The node supervisor processes (NSUP) ensure the availability of HADB by exchanging “I’m alive” messages with each other. The NSUP executable files must have root privileges so they can respond as quickly as possible. The clu_nsup_srv process does not consume significant CPU resources, has a small footprint, and so running it with real-time priority does not affect performance.
The Java Enterprise System installer automatically sets the NSUP privileges properly, so you do not need to take any further action. However, with the standalone Application Server (non-root) installer, you must set the privileges manually before creating a database.
If NSUP executables do not have the proper privileges, you might notice symptoms of resource starvation such as:
Performance issues or HIGH LOAD messages in the HADB history log.
False network partitioning and node restarts, preceded by a warning “Process blocked for x seconds” in HADB history files.
Aborted transactions and other exceptions.
If NSUP cannot set the real-time priority errno is set to EPERM on Solaris and Linux. On Windows it issues the warning “Could not set realtime priority”. The error is written to the ma.log file, and the process continues without real-time priority.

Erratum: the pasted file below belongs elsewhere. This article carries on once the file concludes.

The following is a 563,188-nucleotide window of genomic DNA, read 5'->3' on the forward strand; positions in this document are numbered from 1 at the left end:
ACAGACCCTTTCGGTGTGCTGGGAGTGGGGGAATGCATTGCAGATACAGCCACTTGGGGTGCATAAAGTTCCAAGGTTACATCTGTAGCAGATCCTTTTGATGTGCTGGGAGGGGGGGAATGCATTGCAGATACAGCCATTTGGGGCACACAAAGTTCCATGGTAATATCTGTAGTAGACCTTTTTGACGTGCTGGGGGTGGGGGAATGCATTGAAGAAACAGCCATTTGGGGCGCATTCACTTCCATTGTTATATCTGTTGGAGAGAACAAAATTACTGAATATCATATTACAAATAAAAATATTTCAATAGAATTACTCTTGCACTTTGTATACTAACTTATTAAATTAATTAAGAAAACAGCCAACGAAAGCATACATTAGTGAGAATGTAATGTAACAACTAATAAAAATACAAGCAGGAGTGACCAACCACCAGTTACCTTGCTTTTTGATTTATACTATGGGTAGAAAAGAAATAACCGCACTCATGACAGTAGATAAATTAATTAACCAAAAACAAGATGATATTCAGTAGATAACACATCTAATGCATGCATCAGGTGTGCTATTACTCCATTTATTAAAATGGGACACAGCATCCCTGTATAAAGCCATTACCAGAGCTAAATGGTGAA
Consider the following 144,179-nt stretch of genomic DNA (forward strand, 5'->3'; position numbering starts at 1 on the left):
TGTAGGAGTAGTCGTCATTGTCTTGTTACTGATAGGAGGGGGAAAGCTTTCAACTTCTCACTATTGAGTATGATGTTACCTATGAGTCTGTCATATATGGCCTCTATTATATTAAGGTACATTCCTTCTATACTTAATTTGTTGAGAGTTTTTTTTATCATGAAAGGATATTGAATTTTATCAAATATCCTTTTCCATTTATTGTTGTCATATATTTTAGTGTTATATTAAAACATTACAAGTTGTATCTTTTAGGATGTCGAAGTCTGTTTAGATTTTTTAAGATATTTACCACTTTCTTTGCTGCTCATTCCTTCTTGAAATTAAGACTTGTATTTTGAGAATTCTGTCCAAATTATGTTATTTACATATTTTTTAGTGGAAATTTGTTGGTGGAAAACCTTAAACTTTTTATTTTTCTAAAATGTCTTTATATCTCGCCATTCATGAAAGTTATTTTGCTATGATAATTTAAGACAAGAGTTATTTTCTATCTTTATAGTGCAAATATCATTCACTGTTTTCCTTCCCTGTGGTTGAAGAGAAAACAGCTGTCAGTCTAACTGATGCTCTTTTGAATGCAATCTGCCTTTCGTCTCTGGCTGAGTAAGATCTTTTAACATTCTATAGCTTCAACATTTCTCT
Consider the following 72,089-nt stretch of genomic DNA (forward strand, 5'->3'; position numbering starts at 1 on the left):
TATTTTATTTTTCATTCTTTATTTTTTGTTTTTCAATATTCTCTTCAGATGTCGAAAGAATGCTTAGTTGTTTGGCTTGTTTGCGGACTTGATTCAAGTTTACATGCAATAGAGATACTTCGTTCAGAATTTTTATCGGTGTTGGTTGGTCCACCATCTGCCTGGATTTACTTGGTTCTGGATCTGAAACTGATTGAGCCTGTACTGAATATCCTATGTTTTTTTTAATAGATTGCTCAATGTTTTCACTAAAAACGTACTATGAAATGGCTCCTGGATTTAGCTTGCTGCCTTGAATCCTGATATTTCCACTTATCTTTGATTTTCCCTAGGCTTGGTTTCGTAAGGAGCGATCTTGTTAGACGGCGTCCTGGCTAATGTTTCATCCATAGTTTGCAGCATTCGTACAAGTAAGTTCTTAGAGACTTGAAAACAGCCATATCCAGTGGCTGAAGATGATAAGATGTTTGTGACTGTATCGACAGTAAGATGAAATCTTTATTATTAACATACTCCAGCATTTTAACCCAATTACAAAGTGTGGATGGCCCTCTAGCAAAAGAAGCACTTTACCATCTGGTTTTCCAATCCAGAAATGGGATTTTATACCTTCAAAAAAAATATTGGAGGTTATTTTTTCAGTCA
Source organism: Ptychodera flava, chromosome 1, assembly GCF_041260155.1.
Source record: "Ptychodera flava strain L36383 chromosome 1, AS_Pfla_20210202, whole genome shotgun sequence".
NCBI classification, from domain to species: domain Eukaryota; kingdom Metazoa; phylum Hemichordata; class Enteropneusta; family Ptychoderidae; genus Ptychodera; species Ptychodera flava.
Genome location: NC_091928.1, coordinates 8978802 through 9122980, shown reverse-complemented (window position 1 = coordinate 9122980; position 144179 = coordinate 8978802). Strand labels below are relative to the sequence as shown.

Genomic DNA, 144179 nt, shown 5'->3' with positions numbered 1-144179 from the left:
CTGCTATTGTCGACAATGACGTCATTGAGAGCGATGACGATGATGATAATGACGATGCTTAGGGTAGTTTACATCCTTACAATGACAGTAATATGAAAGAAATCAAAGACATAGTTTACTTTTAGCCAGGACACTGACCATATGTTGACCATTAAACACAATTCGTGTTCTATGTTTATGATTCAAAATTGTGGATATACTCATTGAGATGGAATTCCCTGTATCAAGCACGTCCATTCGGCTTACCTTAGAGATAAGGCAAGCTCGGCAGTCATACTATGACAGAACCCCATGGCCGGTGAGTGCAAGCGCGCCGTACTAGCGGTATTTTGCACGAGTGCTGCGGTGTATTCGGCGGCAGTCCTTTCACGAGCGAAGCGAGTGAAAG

Setting real-time priorities is not possible when:
HADB is installed in Solaris 10 non-global zones
PRIV_PROC_LOCK_MEMORY (allow a process to lock pages in physical memory) and/or PRIV_PROC_PRIOCNTL privileges are revoked in Solaris 10
Users turn off setuid permission
Users install the software as tar files (the non-root installation option for the Application Server)
Log in as root.
Change your working directory to HADB_install_dir/lib/server.
The NSUP executable file is clu_nsup_srv .
Set the file’s suid bit with this command:
chown root clu_nsup_srv
Set the file’s ownership to root with this command:
chmod u+s clu_nsup_srv
This starts the clu_nsup_srv process as root, and enables the process to give itself realtime priority.
To avoid any security impact, the real-time priority is set immediately after the process is started and the process falls back to the effective UID once the priority has been changed. Other HADB processes run with normal priority.